This question is probably referring to radioactive materials carried by the ocean. This image shows a simulation generated by the GEOMAR Helmholtz Centre for Ocean Research, Kiel. It illustrates the spread of radioactive materials 16 months after the March 2011 disaster. Currents are shifting contaminated ocean water in the Pacific towards North America, but due to strong ocean gyres and winter storms it is already highly diluted. Scientists have calculated that the first radioactive debris will take around three years to reach the North American coast, i.e. 2014. At that point, the radioactivity will be just slightly lower than the value still measured in the Baltic Sea today following the Chernobyl disaster. The levels of radioactivity in the Baltic are around about 20 becquerels per cubic meter of water, which is only slightly higher than the normal value, but still considerably below the safe limit for drinking water. Any materials from Fukushima that reach the North Sea and Baltic Sea coasts of Germany will not be measurably radioactive.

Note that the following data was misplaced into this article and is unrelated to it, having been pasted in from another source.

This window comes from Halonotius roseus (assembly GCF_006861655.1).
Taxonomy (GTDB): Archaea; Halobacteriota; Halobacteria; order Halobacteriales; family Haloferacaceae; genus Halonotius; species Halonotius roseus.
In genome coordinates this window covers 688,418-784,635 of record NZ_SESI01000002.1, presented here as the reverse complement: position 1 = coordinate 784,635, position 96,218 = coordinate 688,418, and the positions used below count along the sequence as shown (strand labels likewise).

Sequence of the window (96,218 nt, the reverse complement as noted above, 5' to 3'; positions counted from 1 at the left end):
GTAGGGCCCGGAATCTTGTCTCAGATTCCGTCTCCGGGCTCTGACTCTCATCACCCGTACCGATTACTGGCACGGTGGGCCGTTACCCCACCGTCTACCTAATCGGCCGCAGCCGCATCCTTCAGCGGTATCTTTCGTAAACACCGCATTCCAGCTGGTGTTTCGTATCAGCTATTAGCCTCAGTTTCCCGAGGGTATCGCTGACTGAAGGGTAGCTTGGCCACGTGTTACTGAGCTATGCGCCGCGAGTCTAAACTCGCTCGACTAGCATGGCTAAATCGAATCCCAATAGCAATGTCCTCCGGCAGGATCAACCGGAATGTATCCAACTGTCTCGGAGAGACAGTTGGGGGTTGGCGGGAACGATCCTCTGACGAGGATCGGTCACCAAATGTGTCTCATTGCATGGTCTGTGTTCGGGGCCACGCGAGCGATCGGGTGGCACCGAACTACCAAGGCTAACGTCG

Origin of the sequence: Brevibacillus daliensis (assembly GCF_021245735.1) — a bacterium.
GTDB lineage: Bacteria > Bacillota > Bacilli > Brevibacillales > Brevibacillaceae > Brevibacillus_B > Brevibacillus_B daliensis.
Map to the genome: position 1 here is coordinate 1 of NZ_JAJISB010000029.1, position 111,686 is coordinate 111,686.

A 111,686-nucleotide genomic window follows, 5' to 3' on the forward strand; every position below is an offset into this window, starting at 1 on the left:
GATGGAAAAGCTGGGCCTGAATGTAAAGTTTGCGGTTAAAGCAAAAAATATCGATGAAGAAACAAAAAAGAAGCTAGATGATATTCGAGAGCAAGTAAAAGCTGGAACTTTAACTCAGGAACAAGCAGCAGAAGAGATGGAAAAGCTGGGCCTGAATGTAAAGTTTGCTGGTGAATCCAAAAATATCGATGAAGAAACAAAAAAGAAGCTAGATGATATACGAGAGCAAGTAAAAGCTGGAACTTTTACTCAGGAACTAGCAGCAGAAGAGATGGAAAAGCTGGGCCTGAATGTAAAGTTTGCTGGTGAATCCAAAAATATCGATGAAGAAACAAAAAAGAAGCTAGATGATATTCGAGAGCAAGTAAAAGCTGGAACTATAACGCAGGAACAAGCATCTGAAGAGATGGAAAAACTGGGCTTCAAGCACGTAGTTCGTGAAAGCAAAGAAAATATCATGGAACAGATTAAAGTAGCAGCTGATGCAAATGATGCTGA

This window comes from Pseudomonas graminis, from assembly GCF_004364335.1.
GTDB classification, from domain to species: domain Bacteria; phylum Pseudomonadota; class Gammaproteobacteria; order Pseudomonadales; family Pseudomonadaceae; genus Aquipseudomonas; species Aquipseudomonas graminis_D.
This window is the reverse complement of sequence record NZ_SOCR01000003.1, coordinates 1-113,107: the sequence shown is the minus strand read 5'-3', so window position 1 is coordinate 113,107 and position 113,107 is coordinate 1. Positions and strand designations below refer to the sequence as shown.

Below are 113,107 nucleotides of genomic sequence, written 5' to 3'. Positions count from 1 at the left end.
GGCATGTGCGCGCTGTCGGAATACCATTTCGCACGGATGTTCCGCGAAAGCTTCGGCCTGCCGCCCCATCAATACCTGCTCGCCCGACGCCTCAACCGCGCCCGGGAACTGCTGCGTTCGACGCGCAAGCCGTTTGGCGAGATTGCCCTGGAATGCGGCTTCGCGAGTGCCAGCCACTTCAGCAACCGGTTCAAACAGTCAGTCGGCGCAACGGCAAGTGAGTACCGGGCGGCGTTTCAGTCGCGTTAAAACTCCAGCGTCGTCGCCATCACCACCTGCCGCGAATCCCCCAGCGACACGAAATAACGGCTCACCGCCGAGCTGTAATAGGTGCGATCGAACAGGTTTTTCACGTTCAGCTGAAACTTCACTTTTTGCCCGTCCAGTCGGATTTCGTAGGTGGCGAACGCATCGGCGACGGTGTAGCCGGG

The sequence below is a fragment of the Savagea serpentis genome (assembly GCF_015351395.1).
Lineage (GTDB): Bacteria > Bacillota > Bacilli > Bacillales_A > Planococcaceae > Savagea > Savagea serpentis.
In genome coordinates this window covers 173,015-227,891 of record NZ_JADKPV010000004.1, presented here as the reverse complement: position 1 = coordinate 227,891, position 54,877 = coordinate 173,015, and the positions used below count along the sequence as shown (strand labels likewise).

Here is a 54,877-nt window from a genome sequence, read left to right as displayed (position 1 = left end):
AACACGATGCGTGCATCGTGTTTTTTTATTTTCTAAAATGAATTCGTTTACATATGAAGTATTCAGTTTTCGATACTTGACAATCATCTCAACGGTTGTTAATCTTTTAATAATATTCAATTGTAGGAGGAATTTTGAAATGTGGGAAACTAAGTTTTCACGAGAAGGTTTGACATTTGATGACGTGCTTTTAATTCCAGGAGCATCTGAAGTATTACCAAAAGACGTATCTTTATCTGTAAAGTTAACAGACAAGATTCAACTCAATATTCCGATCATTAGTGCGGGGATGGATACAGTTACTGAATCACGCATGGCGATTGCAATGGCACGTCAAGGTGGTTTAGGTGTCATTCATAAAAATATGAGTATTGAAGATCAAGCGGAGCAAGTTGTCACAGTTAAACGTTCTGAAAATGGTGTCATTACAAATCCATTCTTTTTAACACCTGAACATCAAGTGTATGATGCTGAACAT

Dr Susann Beetz from the Ideas2020-Team answered this question in collaboration with Dr Andreas Villwock, Head of Communications and Media Relations at the GEOMAR Helmholtz Centre for Ocean Research, Kiel.